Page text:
If you were wondering where the political documentaries were, here’s the only one you need to watch this year. Knock Down the House chronicles Alexandria Ocasio-Cortez’s journey from the Bronx to politics. The hardworking and charismatic AOC isn’t the only woman featured; we also meet three other Democratic mainstays: Missouri’s Cori Bush, Nevada’s Amy Vilela, and West Virginia’s Paula Jean Sweareng.
Based on the bestselling memoir of the same title, Becoming follows former First Lady Michelle Obama on her 34-day city book tour. Through her warm demeanor, genuine interactions with others, and stories about her first date with Barack or her “high school guidance counselor who didn’t think she was Princeton University material”, it’s hard not to fangirl Michelle Obama. She’s motivational, a strong champion of women, and just a lady I’d like to grab drinks with.
Narrated by Samira Wiley, Night on Earth uses state-of-the-art new technology to follow nocturnal animals around in their natural habitat. You get to see some unique creatures and learn interesting tidbits, but what’s truly astonishing is the beautiful footage. It’s nature porn in all its glory, and sometimes real porn, with clips of animals mating and ya know, sometimes killing each other. Watch for the visuals alone.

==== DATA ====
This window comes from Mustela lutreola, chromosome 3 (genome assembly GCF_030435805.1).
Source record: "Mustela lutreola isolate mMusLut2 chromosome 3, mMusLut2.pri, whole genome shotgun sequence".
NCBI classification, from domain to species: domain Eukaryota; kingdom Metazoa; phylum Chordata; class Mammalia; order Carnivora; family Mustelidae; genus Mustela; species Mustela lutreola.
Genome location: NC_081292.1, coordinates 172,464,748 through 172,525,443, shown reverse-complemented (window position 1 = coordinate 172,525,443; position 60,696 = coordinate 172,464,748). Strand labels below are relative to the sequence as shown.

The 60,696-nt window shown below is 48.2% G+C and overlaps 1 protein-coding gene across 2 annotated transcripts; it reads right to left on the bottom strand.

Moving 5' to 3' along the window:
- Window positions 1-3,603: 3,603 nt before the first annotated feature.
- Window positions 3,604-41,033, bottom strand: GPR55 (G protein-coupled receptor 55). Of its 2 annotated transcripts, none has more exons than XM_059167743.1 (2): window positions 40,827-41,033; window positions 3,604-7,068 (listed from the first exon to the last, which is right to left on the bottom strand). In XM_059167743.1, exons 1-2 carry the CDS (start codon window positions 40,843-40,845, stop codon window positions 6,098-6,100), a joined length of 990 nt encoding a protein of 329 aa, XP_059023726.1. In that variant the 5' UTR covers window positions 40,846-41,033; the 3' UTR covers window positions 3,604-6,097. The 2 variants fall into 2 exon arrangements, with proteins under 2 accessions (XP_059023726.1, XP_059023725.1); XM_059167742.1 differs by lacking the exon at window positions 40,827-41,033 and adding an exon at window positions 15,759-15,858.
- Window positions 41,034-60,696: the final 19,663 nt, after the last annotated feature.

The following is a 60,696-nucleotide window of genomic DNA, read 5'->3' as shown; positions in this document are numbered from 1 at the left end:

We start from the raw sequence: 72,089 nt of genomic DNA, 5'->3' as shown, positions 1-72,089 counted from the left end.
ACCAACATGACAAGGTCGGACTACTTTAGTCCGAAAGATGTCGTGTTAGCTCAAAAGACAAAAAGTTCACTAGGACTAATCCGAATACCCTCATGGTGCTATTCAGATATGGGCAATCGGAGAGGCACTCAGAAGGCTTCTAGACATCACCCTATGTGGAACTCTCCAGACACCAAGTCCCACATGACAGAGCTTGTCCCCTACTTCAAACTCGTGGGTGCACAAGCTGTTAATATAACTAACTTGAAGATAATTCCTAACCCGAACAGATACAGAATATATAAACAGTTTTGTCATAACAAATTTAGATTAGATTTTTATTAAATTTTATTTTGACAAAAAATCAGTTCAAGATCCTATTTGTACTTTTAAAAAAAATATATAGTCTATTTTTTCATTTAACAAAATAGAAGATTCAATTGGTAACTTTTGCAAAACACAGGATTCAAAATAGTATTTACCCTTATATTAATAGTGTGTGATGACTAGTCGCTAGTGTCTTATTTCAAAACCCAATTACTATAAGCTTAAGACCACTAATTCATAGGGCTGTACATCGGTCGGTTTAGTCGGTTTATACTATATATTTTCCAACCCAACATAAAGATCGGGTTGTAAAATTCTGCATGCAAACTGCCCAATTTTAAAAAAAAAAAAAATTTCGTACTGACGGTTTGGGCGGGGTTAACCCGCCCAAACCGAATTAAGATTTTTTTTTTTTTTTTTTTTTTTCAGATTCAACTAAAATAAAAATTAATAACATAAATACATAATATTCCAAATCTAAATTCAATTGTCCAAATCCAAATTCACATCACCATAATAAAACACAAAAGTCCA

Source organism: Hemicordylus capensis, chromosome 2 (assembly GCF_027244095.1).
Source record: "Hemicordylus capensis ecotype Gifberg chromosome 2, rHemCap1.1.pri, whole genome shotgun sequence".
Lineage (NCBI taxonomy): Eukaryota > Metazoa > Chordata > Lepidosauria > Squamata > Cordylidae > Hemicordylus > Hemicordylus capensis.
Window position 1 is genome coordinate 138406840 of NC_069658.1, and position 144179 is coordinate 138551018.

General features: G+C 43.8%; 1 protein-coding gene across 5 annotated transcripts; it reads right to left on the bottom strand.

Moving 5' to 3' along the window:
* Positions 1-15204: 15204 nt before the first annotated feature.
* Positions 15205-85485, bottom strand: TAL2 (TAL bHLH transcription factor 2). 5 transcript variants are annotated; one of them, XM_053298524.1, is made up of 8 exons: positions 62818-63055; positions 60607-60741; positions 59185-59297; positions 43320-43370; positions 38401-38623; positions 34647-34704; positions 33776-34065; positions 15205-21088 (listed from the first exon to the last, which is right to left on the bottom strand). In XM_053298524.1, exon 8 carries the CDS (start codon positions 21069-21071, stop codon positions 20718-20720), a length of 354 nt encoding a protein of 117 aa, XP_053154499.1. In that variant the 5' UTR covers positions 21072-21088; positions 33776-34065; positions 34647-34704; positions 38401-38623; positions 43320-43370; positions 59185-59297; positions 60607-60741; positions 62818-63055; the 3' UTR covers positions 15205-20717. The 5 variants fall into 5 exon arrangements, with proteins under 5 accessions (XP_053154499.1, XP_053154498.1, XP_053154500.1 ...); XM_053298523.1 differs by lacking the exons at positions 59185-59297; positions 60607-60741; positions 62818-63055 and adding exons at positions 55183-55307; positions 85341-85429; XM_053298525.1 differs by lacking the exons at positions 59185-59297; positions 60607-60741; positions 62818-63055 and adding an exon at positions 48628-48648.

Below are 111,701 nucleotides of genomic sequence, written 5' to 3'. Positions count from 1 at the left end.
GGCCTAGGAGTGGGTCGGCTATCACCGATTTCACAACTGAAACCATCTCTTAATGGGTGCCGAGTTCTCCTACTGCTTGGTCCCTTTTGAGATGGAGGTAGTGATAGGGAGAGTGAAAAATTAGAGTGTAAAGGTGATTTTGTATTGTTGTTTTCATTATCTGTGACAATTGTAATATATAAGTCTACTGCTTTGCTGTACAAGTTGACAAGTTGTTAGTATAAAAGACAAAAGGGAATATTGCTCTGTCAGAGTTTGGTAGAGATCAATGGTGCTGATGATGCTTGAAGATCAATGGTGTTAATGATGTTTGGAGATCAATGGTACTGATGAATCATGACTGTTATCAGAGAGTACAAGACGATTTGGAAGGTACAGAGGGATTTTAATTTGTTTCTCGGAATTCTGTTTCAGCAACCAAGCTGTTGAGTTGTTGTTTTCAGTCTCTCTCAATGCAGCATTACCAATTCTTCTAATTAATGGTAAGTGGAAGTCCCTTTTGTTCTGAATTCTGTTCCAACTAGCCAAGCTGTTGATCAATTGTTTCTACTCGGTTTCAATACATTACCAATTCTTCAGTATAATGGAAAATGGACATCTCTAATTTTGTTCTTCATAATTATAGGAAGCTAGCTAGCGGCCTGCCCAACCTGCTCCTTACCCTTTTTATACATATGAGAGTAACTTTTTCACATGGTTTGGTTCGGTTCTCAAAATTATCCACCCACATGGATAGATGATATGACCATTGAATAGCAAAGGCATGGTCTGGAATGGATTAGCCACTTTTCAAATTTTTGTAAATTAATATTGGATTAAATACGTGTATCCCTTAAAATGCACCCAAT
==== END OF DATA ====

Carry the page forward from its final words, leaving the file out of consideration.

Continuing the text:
For any history buffs out there, Rise of Empires: Ottoman unpacks the Ottoman Empire’s rise to power with a documentary-meet-over-the-top-reenactment lens. Tywin Lannister does the narration (I mean, actor Charles Dance) as we follow Mehmed II, Sultan of the Ottoman Empire, engage in some cool kickass battles. I’m not sure how true to history this doc remains, but I’m half Turkish (Turkey = modern-day Ottoman Empire) so I’m a little biased. Okay, a lot biased.
20 Feet from Stardom won an Academy Award for Best Documentary Feature and currently has a 99% on Rotten Tomatoes, and for good reason: the background singers featured are all phenomenal. Singing backup for some of the most influential musical legends in history, these (mostly) women all deserves to be known and celebrated. Full of intimate interviews, we learn about their lives and careers and amazing vocal abilities through raw and enthusiastic storytelling. You can’t help but root for each and every one of them.